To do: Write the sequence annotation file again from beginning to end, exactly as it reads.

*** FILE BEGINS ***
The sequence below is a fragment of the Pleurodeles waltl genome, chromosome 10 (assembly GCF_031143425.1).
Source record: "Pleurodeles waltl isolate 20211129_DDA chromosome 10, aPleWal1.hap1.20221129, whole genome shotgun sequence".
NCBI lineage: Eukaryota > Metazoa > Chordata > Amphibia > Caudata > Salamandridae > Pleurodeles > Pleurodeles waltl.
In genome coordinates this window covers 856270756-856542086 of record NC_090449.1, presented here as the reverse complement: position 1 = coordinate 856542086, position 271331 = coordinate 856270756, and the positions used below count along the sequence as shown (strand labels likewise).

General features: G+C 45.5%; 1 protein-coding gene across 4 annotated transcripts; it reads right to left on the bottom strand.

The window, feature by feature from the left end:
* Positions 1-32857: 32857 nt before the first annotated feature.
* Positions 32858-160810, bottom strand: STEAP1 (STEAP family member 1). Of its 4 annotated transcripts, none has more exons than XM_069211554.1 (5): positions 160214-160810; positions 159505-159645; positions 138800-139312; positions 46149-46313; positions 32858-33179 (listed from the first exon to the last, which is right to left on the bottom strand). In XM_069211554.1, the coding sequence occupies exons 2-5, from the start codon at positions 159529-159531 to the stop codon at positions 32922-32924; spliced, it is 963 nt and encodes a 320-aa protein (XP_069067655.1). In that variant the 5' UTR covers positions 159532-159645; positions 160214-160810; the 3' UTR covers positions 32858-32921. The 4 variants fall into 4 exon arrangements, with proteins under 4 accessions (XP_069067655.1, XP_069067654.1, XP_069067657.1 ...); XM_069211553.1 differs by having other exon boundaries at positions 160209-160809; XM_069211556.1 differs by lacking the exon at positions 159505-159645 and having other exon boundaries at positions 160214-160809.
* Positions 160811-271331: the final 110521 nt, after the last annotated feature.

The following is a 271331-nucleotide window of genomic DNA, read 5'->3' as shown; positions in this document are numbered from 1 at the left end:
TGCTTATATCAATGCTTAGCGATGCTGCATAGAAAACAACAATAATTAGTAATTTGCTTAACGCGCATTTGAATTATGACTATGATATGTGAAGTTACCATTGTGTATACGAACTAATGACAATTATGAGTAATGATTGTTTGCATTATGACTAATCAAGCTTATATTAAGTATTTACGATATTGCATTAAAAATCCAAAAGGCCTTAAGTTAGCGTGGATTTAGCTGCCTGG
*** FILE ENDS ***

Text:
The sequence below is a fragment of the Pleurodeles waltl genome, chromosome 10 (assembly GCF_031143425.1).
Source record: "Pleurodeles waltl isolate 20211129_DDA chromosome 10, aPleWal1.hap1.20221129, whole genome shotgun sequence".
NCBI lineage: Eukaryota > Metazoa > Chordata > Amphibia > Caudata > Salamandridae > Pleurodeles > Pleurodeles waltl.
In genome coordinates this window covers 856270756-856542086 of record NC_090449.1, presented here as the reverse complement: position 1 = coordinate 856542086, position 271331 = coordinate 856270756, and the positions used below count along the sequence as shown (strand labels likewise).

General features: G+C 45.5%; 1 protein-coding gene across 4 annotated transcripts; it reads right to left on the bottom strand.

The window, feature by feature from the left end:
* Positions 1-32857: 32857 nt before the first annotated feature.
* Positions 32858-160810, bottom strand: STEAP1 (STEAP family member 1). Of its 4 annotated transcripts, none has more exons than XM_069211554.1 (5): positions 160214-160810; positions 159505-159645; positions 138800-139312; positions 46149-46313; positions 32858-33179 (listed from the first exon to the last, which is right to left on the bottom strand). In XM_069211554.1, the coding sequence occupies exons 2-5, from the start codon at positions 159529-159531 to the stop codon at positions 32922-32924; spliced, it is 963 nt and encodes a 320-aa protein (XP_069067655.1). In that variant the 5' UTR covers positions 159532-159645; positions 160214-160810; the 3' UTR covers positions 32858-32921. The 4 variants fall into 4 exon arrangements, with proteins under 4 accessions (XP_069067655.1, XP_069067654.1, XP_069067657.1 ...); XM_069211553.1 differs by having other exon boundaries at positions 160209-160809; XM_069211556.1 differs by lacking the exon at positions 159505-159645 and having other exon boundaries at positions 160214-160809.
* Positions 160811-271331: the final 110521 nt, after the last annotated feature.

The following is a 271331-nucleotide window of genomic DNA, read 5'->3' as shown; positions in this document are numbered from 1 at the left end:
TGCTTATATCAATGCTTAGCGATGCTGCATAGAAAACAACAATAATTAGTAATTTGCTTAACGCGCATTTGAATTATGACTATGATATGTGAAGTTACCATTGTGTATACGAACTAATGACAATTATGAGTAATGATTGTTTGCATTATGACTAATCAAGCTTATATTAAGTATTTACGATATTGCATTAAAAATCCAAAAGGCCTTAAGTTAGCGTGGATTTAGCTGCCTGG